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Rebooting Pac-Man: An Interview With Directior James Farr

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We’ve seen a number of nostalgic games, comics and toys rebooted as films in recent years with varying success rates (the less I say about Battleship,  the better!)  With the trend increasing, you might ask why has no one attempted a movie about 80s arcade gaming legends, such as Pac-Man, before….

“Because Pac-Man made no sense” explains Steelehouse Productions, the company behind a brand new fan film tribute to our favourite dot-gobbling yellow disc.  “On the surface, it was absolute, utterly random nonsense.  Then James Farr wrote a script. And suddenly … it WASN’T.”  Enter “PAC-MANThe [Fan] Movie”, a slick new short film combining live action and CGI in an arcade-game-meets-Transformers-meets-Tron-Legacy mash up for a 21st century audience.

You can watch the full film here:

It comes as no surprise that the film’s writer and director, JamesFarr, is a self-confessed Transformers fan.  As well as being the Creative Development Director for Steelehouse, you may also recognise him as being the creator of XOMBIE and Trains-Formers, two hugely popular YouTube series, plus other development work for companies such as Hasbro, Dreamworks and  and New Line Cinema.

Skwigly recently caught up with Farr to talk about his vision for Pac-Man and what has been called “The Greatest 80s movie never made”…

An artist, writer, and professional Transformer devotee, James got his start in the industry at 21 when he sold his first cartoon to “Simpsons” producer, Film Roman.

When you stop to think about it, the concept behind the Pac-Man games is pretty bizarre!  How did you go about making it into a credible storyline for a modern audience?

It’s funny. Once I knew what Pac-Man was – the why and how of his existence – the rest of it fell pretty easily into place.  I knew he had to serve a purpose, and that his purpose – whatever it was – needed to feel innovative yet comfortably obvious. Framing him as a sort of tactical hazard eliminator seemed like a cool way to give him narrative value, but also a means to make him relevant for the world we live in now.

Were you ever tempted to stay true to Pac-Man’s original style and use 8-bit animation rather than CGI?

Not so much. Though we were sure to include his classic 8-bit shape in over half the shots in the film. We wedged it into everything from the compound doors, to the on-screen loading bars, to the dials on our goggles.  Still, I think the real excitement and challenge came from trying to make this work as a live action concept. And to make him feel surprisingly at home in that space. As for Pac-Man’s actual character design, though, we borrowed quite a bit from the original artwork that accompanied the 8-bit game. Most notably, the big red eyes from the classic arcade cabinet art, and the short-ish arms and legs from the old Atari 2600 cartridge. The latter was the first iteration of Pac-Man I ever owned.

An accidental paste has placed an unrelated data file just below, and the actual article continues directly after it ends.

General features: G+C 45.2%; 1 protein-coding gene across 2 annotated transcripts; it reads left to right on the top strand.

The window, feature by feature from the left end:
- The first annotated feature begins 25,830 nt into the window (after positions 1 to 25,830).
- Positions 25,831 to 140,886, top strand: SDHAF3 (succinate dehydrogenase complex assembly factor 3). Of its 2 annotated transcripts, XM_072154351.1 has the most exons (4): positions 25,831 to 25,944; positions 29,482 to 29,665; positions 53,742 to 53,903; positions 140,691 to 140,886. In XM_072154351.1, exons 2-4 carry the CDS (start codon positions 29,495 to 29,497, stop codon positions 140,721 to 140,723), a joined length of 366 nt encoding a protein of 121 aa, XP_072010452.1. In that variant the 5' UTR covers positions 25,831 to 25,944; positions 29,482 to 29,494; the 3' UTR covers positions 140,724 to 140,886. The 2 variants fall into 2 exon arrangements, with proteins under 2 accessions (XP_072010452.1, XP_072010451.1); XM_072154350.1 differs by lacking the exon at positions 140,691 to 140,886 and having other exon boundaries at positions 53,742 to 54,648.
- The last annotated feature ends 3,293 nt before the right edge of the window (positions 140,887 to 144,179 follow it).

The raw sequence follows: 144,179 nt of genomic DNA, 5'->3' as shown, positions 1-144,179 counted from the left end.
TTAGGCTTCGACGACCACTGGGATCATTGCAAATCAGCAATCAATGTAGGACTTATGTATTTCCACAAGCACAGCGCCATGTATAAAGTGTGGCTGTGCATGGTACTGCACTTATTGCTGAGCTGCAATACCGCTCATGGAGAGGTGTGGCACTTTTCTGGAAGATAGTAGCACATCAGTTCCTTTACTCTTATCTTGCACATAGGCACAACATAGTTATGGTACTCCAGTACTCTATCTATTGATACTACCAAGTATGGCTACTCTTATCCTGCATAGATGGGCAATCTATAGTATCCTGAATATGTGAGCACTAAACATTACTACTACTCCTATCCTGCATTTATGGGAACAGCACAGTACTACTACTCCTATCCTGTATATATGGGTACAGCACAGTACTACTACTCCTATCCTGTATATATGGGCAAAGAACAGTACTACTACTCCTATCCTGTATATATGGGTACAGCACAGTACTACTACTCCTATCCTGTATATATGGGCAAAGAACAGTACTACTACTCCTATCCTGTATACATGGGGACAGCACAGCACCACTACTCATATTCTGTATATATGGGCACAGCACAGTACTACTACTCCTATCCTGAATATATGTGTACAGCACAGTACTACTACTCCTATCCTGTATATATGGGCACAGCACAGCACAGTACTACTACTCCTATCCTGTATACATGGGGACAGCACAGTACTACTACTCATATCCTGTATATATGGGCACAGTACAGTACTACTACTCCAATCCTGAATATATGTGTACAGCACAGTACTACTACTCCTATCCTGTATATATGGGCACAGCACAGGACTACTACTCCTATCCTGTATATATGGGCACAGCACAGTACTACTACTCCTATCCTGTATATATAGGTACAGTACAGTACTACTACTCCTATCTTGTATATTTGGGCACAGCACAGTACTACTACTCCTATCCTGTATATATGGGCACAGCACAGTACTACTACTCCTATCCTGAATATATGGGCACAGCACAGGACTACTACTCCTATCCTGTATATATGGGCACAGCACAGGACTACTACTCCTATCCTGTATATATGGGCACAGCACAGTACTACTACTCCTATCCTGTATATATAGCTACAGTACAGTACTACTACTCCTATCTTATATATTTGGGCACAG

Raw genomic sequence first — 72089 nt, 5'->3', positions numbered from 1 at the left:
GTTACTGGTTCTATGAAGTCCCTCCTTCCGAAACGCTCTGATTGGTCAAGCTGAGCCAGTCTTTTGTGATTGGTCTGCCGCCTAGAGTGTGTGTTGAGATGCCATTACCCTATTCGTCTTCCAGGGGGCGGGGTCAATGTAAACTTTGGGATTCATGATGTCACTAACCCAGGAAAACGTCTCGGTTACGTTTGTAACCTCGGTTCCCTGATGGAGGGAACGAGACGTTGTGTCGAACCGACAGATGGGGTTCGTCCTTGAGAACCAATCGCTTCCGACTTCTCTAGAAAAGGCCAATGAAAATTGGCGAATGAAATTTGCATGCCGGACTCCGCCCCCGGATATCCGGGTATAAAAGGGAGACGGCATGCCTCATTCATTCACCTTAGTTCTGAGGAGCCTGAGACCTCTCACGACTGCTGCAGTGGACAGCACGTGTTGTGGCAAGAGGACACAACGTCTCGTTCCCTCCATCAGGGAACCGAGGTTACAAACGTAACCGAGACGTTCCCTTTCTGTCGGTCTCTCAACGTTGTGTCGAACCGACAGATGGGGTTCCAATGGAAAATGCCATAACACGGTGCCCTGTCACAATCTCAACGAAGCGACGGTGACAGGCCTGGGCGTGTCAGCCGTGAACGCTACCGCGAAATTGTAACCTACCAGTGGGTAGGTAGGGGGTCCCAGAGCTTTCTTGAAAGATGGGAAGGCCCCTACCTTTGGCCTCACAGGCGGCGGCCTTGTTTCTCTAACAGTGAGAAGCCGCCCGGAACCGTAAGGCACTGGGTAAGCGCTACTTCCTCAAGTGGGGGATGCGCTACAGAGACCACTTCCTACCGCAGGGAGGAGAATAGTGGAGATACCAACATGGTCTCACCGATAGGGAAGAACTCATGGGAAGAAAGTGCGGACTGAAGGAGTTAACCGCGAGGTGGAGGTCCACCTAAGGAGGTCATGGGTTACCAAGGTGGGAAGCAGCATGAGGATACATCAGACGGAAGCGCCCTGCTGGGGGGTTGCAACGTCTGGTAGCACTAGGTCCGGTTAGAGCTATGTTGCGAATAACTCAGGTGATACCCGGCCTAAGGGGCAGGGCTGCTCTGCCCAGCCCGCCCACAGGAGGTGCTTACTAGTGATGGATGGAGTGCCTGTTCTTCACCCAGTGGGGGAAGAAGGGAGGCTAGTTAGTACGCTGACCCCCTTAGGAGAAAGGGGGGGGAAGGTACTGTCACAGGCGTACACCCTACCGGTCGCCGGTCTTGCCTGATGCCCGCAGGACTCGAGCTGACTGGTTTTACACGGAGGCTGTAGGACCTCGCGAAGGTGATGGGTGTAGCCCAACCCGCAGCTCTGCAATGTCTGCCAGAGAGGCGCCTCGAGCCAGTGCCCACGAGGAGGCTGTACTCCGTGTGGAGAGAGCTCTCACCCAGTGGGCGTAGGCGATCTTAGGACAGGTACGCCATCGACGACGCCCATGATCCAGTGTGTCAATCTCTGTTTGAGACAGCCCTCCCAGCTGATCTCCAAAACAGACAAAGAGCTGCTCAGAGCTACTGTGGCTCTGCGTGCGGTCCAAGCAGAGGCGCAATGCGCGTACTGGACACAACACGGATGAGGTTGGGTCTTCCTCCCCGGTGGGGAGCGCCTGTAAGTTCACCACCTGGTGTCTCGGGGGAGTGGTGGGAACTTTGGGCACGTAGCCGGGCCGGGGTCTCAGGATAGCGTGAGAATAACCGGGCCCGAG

You created a teaser campaign under the name “Project Yellow Sphere” which seemed to get a great response from your audience.  Is this a technique you’ve trialled in the past?

Definitely. It was much less about going viral, though, than it was about complementing the eventual film. In this particular short, there was very little time to convey an awful lot of story, and to justify a very long list of stuff. The Project Yellow Sphere website and teaser trailer felt like a great way to built some additional narrative foundation. To help prime people for the sort of tone and level of reality we were shooting for.

This is your first live action project, how did you find directing real people as opposed to characters, and also taking an acting role in the film yourself?

Ha. I’m not positive I’d call it an “acting” role. But it was a blast to be on screen. Directing real actors, of course, tends to be a heck of a lot faster than directing a CG character. But at the end of the day, its all about getting the best performance you can.

Have you had any reaction from NAMCO about your film?


We noticed that you partnered with Machinima to release the film, does that mean we can expect more computer game-themed productions in future?

Oh yes. I’m sure Steelehouse and I will be “digging deeper” at some point in the future.  And yes. I love bad puns.

What are you working on next?  We see that a Xombie sequel is on Kickstarter…

Yeah! The Xombie crew and I are really excited about that. After having the rights sit on a studio shelf for a few years, it’s great to have the chance to jump back in, and continue the story as it was originally intended. You can check out all the info and goodies at:

As for other projects, there is always something awesome going on at Steelehouse. Expect comics, a few web series, and of course, more amazingly random video game adaptations.

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